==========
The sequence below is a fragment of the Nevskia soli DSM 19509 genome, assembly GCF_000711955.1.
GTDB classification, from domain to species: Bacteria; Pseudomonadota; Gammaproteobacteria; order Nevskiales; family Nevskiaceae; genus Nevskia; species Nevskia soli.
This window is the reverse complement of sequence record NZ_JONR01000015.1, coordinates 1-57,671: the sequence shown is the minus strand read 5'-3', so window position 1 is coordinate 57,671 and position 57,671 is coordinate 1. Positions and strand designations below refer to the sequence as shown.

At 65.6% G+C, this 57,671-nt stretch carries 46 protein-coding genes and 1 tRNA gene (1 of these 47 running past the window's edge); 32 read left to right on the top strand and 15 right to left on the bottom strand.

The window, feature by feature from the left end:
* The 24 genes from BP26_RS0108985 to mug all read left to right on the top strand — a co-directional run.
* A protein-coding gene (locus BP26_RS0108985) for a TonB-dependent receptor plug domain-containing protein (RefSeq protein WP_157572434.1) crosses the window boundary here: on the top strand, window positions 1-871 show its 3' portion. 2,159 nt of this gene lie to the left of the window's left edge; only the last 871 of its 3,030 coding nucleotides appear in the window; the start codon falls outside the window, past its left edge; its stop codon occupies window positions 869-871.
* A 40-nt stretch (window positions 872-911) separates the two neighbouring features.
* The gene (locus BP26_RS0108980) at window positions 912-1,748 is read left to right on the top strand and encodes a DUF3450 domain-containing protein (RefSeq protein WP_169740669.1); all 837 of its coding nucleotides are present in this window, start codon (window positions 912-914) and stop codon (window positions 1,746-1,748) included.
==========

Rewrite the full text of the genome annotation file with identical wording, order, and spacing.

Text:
The sequence below is a fragment of the Nevskia soli DSM 19509 genome, assembly GCF_000711955.1.
GTDB classification, from domain to species: Bacteria; Pseudomonadota; Gammaproteobacteria; order Nevskiales; family Nevskiaceae; genus Nevskia; species Nevskia soli.
This window is the reverse complement of sequence record NZ_JONR01000015.1, coordinates 1-57,671: the sequence shown is the minus strand read 5'-3', so window position 1 is coordinate 57,671 and position 57,671 is coordinate 1. Positions and strand designations below refer to the sequence as shown.

At 65.6% G+C, this 57,671-nt stretch carries 46 protein-coding genes and 1 tRNA gene (1 of these 47 running past the window's edge); 32 read left to right on the top strand and 15 right to left on the bottom strand.

The window, feature by feature from the left end:
* The 24 genes from BP26_RS0108985 to mug all read left to right on the top strand — a co-directional run.
* A protein-coding gene (locus BP26_RS0108985) for a TonB-dependent receptor plug domain-containing protein (RefSeq protein WP_157572434.1) crosses the window boundary here: on the top strand, window positions 1-871 show its 3' portion. 2,159 nt of this gene lie to the left of the window's left edge; only the last 871 of its 3,030 coding nucleotides appear in the window; the start codon falls outside the window, past its left edge; its stop codon occupies window positions 869-871.
* A 40-nt stretch (window positions 872-911) separates the two neighbouring features.
* The gene (locus BP26_RS0108980) at window positions 912-1,748 is read left to right on the top strand and encodes a DUF3450 domain-containing protein (RefSeq protein WP_169740669.1); all 837 of its coding nucleotides are present in this window, start codon (window positions 912-914) and stop codon (window positions 1,746-1,748) included.